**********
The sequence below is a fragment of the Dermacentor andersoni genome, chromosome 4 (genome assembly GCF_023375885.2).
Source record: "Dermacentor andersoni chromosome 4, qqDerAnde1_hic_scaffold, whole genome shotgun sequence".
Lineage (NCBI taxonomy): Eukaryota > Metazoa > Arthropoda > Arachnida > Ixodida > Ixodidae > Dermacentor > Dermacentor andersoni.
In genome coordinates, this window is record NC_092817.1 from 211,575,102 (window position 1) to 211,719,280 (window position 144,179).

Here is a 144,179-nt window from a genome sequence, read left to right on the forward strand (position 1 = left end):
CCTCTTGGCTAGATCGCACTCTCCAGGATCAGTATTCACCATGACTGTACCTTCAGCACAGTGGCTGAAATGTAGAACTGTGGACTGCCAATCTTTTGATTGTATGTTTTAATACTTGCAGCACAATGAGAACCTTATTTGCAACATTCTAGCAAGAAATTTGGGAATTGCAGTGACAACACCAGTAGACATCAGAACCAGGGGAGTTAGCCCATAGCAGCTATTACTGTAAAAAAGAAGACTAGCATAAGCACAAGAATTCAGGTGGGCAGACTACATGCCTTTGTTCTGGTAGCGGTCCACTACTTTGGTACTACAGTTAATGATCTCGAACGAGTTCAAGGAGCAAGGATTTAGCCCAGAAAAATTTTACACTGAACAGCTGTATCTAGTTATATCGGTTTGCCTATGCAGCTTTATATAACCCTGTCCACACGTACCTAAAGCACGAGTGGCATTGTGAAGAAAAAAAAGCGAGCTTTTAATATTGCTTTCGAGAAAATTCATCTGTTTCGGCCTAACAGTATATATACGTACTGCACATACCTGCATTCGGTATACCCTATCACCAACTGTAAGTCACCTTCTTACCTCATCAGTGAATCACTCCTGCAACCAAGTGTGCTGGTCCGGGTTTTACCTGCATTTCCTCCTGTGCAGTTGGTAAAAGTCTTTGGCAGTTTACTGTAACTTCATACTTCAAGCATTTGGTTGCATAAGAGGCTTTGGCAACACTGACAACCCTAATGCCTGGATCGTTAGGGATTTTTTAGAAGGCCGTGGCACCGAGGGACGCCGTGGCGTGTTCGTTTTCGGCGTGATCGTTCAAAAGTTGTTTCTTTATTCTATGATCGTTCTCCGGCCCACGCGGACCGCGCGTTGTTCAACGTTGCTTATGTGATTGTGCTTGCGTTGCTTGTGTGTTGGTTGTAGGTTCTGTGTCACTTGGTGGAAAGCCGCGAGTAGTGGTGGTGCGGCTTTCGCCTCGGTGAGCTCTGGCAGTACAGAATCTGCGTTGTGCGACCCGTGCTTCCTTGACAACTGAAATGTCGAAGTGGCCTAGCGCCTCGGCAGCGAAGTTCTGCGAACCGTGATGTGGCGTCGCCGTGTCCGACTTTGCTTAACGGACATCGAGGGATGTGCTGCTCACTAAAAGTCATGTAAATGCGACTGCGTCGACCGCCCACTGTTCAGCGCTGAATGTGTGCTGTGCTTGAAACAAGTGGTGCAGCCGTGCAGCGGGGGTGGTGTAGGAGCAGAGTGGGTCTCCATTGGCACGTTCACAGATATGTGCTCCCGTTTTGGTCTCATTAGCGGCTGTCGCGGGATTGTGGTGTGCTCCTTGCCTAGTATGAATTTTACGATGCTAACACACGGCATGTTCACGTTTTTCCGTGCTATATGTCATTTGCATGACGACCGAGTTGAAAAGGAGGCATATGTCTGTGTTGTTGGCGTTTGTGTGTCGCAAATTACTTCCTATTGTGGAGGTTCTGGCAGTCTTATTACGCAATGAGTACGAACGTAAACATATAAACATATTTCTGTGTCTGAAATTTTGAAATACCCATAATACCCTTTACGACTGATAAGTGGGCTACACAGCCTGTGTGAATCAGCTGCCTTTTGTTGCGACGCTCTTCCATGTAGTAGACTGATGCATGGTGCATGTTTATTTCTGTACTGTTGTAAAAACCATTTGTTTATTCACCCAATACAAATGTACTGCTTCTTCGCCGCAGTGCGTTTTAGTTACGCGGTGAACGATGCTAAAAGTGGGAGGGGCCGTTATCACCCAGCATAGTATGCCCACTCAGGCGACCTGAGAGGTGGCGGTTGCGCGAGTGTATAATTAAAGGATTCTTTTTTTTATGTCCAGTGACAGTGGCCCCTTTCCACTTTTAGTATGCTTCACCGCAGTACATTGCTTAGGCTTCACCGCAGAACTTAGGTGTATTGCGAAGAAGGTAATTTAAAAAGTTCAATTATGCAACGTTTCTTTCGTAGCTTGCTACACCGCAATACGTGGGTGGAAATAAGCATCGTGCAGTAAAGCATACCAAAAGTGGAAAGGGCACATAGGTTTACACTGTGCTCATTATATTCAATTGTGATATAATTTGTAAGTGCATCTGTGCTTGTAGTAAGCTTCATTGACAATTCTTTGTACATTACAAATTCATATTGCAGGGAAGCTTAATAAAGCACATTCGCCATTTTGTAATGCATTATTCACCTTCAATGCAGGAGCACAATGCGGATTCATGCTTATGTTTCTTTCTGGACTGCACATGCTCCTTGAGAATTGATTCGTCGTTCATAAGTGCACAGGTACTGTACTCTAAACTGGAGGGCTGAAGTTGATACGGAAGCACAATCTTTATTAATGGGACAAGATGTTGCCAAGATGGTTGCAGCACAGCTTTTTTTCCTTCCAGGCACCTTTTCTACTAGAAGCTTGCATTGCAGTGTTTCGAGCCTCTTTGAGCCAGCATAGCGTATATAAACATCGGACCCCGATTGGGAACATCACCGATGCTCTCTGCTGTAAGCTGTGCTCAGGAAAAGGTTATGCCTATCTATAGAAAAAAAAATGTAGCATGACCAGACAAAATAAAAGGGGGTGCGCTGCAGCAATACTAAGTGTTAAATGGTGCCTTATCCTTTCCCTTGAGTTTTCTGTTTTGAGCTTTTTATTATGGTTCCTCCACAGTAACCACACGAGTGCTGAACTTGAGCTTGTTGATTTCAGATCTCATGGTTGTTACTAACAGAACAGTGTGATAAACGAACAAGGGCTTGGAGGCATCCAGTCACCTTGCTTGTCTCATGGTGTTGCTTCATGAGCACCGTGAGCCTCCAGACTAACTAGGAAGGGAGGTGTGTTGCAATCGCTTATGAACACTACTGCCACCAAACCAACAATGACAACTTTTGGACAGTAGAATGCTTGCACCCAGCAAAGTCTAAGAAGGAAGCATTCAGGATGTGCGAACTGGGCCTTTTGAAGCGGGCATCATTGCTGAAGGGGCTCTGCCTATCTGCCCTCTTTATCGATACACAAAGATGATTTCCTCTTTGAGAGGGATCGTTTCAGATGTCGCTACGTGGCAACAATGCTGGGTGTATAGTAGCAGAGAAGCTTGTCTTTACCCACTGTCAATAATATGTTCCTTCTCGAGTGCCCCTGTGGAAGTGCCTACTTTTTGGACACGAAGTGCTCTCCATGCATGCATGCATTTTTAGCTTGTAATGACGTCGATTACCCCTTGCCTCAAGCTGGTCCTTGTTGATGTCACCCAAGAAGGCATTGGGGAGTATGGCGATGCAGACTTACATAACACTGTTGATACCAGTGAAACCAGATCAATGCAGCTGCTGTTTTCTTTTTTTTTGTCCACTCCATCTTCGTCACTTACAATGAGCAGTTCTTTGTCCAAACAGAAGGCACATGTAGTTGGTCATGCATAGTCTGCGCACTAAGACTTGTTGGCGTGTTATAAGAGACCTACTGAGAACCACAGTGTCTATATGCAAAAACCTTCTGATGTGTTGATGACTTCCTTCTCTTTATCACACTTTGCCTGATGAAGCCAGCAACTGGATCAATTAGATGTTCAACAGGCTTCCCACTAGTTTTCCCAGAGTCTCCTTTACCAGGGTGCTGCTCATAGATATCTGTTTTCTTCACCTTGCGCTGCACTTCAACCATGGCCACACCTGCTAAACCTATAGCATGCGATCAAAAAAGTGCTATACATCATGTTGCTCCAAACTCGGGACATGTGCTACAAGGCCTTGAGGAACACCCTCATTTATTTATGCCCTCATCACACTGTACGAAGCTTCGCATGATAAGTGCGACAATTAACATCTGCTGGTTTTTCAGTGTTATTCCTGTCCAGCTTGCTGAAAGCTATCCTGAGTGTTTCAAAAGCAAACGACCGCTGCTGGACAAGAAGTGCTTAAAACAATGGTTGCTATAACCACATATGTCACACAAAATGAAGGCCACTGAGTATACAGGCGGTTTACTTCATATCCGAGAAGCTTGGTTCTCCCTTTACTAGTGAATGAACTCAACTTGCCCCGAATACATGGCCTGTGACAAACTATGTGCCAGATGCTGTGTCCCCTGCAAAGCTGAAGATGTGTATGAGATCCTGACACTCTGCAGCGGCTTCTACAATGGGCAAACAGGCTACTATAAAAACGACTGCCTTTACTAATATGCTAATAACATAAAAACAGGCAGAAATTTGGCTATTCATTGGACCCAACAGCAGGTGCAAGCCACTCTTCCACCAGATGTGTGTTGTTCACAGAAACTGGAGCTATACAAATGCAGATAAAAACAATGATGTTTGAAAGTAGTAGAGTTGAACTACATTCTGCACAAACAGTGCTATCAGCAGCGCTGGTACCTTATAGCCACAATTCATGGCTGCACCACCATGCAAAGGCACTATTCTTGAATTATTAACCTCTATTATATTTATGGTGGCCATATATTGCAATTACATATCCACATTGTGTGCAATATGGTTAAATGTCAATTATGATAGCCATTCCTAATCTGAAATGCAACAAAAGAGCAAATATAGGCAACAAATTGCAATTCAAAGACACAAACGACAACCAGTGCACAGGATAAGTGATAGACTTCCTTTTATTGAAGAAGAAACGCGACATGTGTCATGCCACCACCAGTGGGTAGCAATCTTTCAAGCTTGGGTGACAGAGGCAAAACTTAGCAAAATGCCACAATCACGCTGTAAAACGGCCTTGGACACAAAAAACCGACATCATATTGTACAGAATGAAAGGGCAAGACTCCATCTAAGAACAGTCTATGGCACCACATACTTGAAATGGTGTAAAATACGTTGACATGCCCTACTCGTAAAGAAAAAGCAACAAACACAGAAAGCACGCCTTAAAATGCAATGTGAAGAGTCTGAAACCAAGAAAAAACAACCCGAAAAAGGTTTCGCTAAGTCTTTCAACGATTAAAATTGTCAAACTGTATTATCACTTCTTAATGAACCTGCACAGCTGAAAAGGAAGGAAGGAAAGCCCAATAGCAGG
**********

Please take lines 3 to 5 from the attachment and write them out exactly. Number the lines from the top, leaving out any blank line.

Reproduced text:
Lineage (NCBI taxonomy): Eukaryota > Metazoa > Arthropoda > Arachnida > Ixodida > Ixodidae > Dermacentor > Dermacentor andersoni.
In genome coordinates, this window is record NC_092817.1 from 211,575,102 (window position 1) to 211,719,280 (window position 144,179).

Here is a 144,179-nt window from a genome sequence, read left to right on the forward strand (position 1 = left end):